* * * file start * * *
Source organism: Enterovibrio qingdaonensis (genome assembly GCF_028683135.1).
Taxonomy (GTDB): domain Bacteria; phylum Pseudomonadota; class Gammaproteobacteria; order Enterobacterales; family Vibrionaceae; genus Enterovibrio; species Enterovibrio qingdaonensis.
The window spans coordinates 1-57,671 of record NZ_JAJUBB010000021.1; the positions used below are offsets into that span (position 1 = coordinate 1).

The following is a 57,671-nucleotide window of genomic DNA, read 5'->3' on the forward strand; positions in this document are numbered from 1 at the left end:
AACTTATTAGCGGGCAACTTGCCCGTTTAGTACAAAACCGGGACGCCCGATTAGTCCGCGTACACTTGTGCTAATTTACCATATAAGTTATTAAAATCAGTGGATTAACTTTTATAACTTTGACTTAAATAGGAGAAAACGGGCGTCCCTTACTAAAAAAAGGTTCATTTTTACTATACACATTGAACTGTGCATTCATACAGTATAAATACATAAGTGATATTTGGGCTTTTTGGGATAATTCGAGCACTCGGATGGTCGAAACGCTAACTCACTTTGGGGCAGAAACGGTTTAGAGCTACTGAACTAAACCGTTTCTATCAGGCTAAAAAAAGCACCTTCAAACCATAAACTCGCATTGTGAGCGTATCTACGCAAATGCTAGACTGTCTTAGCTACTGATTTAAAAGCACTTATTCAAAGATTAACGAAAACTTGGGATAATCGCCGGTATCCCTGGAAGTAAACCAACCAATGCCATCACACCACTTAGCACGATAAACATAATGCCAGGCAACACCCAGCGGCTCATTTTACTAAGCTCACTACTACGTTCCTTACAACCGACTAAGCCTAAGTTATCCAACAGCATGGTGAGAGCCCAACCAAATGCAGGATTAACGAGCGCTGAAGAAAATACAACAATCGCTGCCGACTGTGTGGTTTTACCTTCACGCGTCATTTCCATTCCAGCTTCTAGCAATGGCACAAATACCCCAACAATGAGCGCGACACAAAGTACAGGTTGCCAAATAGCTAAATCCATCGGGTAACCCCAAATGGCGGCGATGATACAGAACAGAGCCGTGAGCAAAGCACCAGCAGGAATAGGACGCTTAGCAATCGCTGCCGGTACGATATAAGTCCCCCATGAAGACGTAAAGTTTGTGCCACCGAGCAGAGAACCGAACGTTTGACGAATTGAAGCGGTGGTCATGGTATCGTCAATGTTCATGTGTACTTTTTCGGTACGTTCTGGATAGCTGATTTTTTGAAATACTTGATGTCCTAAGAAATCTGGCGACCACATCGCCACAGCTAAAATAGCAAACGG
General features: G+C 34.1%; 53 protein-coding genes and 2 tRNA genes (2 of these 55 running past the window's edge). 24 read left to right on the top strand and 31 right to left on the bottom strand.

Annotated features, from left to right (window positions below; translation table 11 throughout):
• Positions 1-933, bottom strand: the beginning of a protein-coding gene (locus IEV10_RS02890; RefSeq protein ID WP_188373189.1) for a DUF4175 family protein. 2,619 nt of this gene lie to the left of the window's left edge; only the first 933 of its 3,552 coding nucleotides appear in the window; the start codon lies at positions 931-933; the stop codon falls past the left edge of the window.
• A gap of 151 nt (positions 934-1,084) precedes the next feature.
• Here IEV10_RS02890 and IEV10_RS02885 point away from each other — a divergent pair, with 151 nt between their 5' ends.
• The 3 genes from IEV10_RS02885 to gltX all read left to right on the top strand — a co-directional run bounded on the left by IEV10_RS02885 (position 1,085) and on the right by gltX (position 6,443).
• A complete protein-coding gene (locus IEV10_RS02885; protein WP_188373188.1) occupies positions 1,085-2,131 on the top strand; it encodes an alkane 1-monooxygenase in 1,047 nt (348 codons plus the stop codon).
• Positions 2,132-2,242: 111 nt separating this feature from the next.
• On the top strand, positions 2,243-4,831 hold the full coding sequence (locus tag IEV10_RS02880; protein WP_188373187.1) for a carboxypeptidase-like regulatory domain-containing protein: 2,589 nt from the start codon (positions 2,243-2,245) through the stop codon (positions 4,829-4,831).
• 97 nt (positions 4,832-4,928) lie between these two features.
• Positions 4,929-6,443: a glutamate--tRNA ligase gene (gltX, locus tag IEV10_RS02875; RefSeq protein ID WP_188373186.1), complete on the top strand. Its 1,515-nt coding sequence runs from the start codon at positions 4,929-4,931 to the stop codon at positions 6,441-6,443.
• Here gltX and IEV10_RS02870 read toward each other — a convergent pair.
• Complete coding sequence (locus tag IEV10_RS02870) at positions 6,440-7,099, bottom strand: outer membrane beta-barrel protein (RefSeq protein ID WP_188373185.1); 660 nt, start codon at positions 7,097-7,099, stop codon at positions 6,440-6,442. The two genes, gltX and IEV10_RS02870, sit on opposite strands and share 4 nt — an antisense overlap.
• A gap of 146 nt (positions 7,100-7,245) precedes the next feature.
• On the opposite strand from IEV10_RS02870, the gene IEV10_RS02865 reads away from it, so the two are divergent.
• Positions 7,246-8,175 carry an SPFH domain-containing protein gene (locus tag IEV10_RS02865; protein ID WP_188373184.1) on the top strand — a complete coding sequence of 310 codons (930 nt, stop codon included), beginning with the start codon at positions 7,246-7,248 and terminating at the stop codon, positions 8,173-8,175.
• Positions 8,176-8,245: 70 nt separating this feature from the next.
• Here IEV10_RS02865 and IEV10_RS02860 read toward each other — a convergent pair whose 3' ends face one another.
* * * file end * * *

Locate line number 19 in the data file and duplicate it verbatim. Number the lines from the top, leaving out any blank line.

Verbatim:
• A gap of 146 nt (positions 7,100-7,245) precedes the next feature.